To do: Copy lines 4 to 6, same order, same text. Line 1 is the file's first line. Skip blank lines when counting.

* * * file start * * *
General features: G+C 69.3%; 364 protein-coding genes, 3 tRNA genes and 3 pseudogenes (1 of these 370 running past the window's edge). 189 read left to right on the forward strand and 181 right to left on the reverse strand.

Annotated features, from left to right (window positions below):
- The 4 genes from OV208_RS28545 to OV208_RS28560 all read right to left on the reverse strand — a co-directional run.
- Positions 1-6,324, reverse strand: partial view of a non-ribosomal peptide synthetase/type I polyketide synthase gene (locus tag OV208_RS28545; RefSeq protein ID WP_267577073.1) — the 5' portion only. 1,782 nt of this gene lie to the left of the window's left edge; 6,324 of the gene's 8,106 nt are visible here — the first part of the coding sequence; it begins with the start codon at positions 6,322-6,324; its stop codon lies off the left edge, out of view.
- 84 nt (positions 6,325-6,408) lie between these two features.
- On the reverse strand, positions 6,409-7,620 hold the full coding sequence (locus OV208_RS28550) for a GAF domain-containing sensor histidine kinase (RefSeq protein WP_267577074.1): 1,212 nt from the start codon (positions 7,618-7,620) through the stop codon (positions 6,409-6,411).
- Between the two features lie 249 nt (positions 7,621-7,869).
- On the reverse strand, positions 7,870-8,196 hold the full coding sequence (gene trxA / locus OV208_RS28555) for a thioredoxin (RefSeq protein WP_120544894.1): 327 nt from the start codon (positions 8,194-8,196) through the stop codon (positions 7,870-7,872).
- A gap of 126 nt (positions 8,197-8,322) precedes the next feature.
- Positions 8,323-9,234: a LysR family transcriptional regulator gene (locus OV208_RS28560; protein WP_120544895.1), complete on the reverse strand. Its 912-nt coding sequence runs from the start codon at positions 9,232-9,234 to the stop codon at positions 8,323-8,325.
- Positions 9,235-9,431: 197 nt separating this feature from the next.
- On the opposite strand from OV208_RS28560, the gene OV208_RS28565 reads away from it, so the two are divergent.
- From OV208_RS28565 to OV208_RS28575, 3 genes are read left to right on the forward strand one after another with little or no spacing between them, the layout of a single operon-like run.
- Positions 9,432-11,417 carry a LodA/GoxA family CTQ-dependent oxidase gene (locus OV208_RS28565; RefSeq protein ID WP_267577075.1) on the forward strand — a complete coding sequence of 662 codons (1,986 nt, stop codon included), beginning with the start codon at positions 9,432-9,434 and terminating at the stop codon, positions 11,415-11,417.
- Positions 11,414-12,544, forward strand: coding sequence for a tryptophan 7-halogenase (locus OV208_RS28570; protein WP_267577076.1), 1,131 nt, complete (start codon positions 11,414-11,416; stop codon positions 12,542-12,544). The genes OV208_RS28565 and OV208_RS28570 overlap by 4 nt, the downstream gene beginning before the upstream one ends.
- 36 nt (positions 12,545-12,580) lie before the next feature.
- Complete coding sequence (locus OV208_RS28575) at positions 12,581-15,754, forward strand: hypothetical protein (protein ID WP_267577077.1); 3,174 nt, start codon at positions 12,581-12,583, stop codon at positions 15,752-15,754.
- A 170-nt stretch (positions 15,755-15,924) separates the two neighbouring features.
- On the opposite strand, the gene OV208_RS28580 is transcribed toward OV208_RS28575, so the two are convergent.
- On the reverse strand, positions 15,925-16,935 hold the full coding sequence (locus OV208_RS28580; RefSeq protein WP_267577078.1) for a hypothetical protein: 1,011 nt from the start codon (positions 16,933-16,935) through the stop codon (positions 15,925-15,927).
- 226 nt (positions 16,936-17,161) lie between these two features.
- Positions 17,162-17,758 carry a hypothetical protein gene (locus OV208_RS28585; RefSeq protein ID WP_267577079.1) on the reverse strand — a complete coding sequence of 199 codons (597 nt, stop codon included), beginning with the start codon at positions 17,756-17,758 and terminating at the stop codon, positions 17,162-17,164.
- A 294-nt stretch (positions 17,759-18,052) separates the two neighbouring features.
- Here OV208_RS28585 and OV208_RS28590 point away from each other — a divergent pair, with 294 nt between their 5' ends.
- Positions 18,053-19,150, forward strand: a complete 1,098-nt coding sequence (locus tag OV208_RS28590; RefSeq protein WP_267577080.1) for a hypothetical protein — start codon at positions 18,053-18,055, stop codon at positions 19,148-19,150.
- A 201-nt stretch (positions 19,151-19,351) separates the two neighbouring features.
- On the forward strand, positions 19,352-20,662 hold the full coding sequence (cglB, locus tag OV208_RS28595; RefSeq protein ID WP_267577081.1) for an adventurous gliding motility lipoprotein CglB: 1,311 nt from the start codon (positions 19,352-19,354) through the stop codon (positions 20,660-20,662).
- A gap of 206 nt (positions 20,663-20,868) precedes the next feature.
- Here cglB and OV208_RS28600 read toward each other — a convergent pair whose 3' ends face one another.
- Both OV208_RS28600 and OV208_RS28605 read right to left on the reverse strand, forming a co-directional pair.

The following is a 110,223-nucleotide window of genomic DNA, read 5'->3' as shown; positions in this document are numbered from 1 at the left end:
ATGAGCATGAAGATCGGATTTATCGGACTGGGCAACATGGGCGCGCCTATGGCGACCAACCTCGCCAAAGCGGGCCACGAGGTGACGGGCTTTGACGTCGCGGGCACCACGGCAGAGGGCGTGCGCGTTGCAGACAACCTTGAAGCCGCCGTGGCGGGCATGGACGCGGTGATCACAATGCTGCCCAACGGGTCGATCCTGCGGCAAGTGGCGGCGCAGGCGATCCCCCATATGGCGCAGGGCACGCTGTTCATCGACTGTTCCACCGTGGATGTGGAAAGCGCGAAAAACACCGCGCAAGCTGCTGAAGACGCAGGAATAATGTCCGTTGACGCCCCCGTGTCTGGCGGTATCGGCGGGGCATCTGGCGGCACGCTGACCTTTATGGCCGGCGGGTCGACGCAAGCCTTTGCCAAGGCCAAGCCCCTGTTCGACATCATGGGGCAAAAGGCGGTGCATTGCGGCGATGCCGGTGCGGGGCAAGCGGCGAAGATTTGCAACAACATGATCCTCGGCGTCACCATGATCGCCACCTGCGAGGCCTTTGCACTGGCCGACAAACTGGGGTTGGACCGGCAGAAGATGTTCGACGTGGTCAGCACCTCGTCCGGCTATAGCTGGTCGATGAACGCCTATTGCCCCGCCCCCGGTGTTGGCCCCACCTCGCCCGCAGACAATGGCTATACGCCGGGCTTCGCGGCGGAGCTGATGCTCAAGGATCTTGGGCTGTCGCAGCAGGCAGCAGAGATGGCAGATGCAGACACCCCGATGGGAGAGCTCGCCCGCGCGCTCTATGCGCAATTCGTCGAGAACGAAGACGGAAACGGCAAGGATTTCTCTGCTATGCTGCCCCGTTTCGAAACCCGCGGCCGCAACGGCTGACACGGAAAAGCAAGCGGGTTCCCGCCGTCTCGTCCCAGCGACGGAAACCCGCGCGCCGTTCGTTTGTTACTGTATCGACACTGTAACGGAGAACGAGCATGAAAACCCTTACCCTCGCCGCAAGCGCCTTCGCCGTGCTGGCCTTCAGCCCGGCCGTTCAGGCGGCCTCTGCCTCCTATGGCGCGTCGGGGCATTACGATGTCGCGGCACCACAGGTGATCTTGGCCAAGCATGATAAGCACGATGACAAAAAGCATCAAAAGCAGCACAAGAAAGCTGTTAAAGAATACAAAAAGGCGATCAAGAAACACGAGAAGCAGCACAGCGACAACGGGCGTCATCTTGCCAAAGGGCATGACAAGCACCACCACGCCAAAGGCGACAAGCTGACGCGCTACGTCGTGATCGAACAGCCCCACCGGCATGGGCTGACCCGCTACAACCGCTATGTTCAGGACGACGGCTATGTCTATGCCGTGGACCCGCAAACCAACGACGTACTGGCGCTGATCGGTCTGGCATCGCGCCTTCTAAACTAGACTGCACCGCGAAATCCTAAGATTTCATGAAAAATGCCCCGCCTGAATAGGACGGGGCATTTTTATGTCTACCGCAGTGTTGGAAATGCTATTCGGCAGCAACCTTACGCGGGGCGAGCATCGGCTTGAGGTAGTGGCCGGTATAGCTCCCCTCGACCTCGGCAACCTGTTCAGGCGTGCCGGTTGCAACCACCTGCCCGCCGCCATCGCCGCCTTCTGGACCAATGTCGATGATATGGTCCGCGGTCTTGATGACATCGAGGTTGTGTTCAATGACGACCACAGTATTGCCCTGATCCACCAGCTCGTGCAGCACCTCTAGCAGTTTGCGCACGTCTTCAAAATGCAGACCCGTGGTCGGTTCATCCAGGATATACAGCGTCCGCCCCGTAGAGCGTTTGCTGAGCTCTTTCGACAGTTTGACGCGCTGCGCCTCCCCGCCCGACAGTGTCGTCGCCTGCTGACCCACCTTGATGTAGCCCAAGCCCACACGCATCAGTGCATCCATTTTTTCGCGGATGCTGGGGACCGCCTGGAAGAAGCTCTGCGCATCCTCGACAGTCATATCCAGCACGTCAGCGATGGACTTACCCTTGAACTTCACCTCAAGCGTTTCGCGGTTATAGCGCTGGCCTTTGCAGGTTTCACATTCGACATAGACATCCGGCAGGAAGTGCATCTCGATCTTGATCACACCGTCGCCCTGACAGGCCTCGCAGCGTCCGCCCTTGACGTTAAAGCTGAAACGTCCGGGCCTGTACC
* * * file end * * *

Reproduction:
- Positions 1-6,324, reverse strand: partial view of a non-ribosomal peptide synthetase/type I polyketide synthase gene (locus tag OV208_RS28545; RefSeq protein ID WP_267577073.1) — the 5' portion only. 1,782 nt of this gene lie to the left of the window's left edge; 6,324 of the gene's 8,106 nt are visible here — the first part of the coding sequence; it begins with the start codon at positions 6,322-6,324; its stop codon lies off the left edge, out of view.
- 84 nt (positions 6,325-6,408) lie between these two features.
- On the reverse strand, positions 6,409-7,620 hold the full coding sequence (locus OV208_RS28550) for a GAF domain-containing sensor histidine kinase (RefSeq protein WP_267577074.1): 1,212 nt from the start codon (positions 7,618-7,620) through the stop codon (positions 6,409-6,411).